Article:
It was March 14, 2018, and the Patriots were doomed.
Well, maybe not doomed. But surely they were making a grave error in letting left tackle Nate Solder walk out the door via free agency.
Solder was 29. The 17th overall draft pick in 2011. Protector of the GOAT Tom Brady’s blind side through six seasons and four Super Bowls.
No matter. Too expensive. Nice knowing ya, Nate. Next affordable Patriots puzzle piece up! Pat Shurmur’s Giants swooped in, guaranteed Solder $34.8 million on a four-year, $62 million deal and smiled all the way from the bank.
Fast forward 10 months.
The Giants went 5-11 while paying Solder $21.9 million in 2018 with another $12.9 million guaranteed coming in 2019.
All they did was go 11-5 and maul the Chargers in last week’s conference semifinals en route to their eighth straight AFC Championship game Sunday at Kansas City.
Total out-of-pocket expenditure for New England’s ENTIRE starting offensive line: $8,344,000.
Left tackle Trent Brown’s share of that loot: $1,907,000 — or $20,007,000 less than Solder was paid in 2018 in salary and signing bonus.
The Patriots have led the way again. In this case, they have shown the league how to build a wall when the choices aren’t so obvious.
They went into the 2018 draft after losing Solder to the Giants and Cameron Fleming to the Cowboys. First, they did the obvious, using the 23rd overall pick to select Georgia tackle Isaiah Wynn, who tore an Achilles’ tendon and missed the entire season.
Then they pulled an under-the-radar move that barely was mentioned. On Day 2 of the draft, they dealt a third-round pick to the 49ers for the 6-8, 380-pound Brown and a fifth-round pick.
Brown was a seventh-round pick of the 49ers in 2015. He had started 28 games, but mostly as a right tackle.
The Patriots’ eye for talent saw starting left tackle potential in the feet of a body that’s bigger than even most right tackles. Naturally, they weren’t wrong.
Brown wasn’t perfect. He gave up 35 pressures, including three sacks, in 579 pass plays to rank 39th among tackles in pass blocking efficiency, according to Pro Football Focus (PFF).
But as a unit, the Patriots offensive line ranked seventh, giving up 134 pressures in 598 pass plays. In other words, Brown wasn’t dominant, but he followed Bill Belichick’s mantra and did his job as the Patriots won their 10th straight AFC East title with an offensive line made up of a guy who went undrafted (David Andrews), a third-rounder (Joe Thuney), a fourth-rounder (Shaq Mason), a fifth-rounder (Marcus Cannon) and a seventh-rounder (Brown).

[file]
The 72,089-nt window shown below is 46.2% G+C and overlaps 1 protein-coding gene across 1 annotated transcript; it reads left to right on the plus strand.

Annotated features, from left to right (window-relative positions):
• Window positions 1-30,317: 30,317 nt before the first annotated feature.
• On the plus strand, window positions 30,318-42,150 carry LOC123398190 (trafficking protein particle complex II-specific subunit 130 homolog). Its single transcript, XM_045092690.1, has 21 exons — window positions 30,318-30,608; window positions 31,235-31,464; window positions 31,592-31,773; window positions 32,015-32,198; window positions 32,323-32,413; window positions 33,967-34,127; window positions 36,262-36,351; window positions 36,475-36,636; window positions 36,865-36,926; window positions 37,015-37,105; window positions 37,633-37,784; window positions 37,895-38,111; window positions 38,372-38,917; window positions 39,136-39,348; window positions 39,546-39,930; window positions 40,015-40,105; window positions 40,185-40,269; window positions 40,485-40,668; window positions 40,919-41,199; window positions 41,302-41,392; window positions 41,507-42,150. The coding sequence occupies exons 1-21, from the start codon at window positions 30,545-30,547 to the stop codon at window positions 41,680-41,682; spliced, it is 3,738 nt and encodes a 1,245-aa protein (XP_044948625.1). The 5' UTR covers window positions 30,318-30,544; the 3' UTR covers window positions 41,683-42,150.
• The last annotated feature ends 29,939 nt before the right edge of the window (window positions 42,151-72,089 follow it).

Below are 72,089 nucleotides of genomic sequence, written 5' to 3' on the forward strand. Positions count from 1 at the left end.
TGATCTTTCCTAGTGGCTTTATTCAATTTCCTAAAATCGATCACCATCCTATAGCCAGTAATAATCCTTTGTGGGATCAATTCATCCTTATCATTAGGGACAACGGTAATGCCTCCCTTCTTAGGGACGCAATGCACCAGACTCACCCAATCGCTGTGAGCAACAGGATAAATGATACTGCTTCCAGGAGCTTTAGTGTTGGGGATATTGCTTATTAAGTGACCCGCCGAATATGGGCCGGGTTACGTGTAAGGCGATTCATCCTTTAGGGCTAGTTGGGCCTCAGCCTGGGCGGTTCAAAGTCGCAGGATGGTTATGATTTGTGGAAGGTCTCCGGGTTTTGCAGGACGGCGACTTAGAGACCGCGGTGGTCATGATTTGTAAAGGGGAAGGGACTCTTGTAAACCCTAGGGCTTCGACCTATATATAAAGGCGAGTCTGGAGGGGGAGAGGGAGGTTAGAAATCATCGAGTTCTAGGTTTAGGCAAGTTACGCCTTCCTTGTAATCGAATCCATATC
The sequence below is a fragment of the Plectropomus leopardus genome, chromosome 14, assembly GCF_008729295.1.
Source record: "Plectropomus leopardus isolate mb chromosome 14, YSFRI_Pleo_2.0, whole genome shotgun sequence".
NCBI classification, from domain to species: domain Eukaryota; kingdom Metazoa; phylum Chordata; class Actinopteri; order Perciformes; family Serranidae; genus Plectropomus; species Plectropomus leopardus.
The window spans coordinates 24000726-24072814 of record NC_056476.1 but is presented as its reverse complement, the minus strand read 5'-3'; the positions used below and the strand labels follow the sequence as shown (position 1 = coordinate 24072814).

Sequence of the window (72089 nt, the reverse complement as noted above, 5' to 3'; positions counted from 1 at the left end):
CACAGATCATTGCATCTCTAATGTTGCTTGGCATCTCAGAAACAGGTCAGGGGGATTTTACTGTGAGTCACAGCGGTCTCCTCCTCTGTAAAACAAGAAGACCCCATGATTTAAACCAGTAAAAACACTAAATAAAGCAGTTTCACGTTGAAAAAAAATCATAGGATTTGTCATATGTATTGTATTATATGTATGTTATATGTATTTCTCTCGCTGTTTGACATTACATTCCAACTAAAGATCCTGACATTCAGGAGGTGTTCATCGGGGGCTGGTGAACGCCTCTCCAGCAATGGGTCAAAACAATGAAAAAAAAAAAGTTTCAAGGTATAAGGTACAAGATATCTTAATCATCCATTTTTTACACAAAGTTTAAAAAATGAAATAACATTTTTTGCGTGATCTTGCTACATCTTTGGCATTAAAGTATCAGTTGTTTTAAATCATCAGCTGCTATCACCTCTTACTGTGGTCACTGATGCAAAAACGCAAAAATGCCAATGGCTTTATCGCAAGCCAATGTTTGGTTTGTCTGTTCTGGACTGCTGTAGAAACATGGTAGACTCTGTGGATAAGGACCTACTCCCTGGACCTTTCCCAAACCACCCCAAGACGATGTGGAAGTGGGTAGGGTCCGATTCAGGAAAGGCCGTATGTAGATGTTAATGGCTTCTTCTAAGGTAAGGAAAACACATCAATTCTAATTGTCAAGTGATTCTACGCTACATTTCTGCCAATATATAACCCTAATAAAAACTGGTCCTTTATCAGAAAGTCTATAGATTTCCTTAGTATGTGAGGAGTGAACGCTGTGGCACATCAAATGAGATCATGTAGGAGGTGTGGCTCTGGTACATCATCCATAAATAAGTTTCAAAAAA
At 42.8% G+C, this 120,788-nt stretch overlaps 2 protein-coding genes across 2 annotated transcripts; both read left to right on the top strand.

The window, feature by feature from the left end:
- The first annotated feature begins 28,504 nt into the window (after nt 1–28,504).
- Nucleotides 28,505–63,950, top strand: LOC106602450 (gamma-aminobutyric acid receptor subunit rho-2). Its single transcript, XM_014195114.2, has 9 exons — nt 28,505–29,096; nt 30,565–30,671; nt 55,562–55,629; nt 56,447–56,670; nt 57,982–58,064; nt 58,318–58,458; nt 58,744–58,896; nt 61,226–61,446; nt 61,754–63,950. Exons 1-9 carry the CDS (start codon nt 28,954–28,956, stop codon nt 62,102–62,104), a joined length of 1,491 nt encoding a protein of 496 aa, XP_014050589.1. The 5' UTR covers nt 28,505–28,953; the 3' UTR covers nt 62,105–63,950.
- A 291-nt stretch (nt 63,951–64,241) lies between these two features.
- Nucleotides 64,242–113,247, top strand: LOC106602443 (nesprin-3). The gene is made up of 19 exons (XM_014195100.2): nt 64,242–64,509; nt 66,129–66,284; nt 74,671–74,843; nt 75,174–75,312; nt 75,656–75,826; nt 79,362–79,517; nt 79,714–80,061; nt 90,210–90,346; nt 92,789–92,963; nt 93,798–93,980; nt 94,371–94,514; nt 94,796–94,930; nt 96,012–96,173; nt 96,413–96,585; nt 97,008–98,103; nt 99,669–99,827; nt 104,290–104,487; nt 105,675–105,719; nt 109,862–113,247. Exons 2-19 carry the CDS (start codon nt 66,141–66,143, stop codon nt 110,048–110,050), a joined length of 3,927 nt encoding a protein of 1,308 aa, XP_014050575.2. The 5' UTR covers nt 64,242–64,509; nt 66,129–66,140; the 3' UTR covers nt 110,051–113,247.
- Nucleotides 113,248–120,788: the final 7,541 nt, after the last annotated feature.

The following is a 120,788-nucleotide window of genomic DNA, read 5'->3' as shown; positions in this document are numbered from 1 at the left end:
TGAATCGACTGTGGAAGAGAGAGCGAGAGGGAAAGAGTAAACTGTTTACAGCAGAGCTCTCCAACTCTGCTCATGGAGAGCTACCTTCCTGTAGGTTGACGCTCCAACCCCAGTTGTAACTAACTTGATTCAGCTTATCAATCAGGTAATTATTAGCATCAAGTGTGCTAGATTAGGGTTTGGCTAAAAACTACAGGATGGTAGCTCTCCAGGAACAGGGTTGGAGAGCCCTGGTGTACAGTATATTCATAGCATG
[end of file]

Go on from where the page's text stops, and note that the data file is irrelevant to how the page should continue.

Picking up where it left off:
Then came last week. The Chargers had the better record, momentum and a defense coming off a seven-sack performance at Baltimore.
When PFF was done crunching the numbers on the performances of the eight semifinalists, the Patriots had posted the top center (Andrews), the top two guards (Mason and Thuney) and the top tackle (Brown).
In 44 dropbacks, Brady was hurried five times with no sacks or hits. Brown allowed one hurry.
Of course, it helps to have the savviness of a five-time Super Bowl-winning QB. Of the eight QBs who played last week, Brady had the fastest release time, 2.13 seconds, according to PFF.
This year’s four finalists are a combined 53-15 and represent the top two seeds in each conference for the first time since 2015. Each team is different, yet all have much in common, including perhaps the most essential strength in football:
According to PFF, each team ranks in the top 11 in pass-blocking efficiency. The Chiefs are sixth followed by the Patriots (seventh), Saints (ninth) and Rams (11th).
Each team also can run the ball when it wants or needs to. And that makes each team’s play-action attack all the more formidable.
The four finalists also have shown that not all lines have to be built by following Mel Kiper Jr.’s latest first-round mock draft.
Only four of the 20 starting linemen still playing were first-round picks. Only three of them are with the team that drafted them.
Ten of the 20 were drafted by their current team. Four were acquired during free agency. One was claimed off waivers. One was signed off the street as a rookie after being cut from his third practice squad. One was signed as an undrafted rookie. And three came via trades, including Brown, who switched sides of the country when Solder followed the big bucks to the Big Apple.
So there are many ways to build a wall in the NFL. The key is being able to spot a good brick when it’s obvious and even when it’s not so obvious.
Mark Craig is an NFL and Vikings Insider. Twitter: @markcraigNFL. E-mail: firstname.lastname@example.org